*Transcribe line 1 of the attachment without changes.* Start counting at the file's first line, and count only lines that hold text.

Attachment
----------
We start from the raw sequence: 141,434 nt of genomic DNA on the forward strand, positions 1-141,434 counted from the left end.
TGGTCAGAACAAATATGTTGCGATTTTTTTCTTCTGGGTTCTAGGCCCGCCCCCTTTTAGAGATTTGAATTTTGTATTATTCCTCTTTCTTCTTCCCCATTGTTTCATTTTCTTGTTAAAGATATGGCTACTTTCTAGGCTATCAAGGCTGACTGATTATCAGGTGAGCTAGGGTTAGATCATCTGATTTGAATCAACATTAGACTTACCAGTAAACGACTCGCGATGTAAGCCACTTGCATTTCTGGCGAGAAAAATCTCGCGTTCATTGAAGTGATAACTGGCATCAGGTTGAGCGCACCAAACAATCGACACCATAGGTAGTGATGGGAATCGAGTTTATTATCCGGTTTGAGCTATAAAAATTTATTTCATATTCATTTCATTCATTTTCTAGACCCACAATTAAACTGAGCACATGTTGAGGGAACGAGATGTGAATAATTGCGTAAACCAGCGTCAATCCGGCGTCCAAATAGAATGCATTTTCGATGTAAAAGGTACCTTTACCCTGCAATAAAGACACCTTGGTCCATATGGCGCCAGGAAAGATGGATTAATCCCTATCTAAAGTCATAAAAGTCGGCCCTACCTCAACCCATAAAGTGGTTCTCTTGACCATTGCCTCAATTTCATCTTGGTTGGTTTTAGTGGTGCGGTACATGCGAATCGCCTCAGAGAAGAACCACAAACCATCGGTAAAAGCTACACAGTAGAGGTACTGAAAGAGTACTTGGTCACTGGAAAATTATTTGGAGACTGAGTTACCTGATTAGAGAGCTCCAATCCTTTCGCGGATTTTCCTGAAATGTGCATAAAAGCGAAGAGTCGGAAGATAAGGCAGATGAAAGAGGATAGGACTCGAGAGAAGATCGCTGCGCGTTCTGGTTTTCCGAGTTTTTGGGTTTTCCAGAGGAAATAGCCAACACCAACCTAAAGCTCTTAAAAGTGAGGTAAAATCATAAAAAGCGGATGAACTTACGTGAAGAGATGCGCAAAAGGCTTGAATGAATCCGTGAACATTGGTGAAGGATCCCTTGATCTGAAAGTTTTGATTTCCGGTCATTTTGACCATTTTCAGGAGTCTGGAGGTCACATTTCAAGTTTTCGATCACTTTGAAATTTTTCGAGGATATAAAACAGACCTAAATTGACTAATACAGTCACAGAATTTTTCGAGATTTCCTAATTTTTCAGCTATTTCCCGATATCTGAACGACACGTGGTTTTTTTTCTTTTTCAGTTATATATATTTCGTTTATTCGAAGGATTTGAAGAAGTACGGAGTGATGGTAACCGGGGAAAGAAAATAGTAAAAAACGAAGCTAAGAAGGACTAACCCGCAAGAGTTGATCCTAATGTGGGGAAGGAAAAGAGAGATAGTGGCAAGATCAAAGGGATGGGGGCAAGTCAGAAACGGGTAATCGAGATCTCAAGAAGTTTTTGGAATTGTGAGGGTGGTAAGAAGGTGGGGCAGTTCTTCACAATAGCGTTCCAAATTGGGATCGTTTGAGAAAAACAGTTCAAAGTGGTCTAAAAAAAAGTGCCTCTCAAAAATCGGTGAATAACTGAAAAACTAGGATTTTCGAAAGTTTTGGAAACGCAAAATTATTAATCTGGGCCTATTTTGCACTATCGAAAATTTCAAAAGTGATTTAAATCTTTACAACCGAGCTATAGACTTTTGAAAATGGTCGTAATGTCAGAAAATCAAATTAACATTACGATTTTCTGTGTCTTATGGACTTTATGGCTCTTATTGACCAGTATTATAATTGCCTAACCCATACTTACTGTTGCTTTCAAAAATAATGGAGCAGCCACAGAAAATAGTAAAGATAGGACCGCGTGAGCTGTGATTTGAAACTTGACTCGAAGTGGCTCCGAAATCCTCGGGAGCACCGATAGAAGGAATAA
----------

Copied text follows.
We start from the raw sequence: 141,434 nt of genomic DNA on the forward strand, positions 1-141,434 counted from the left end.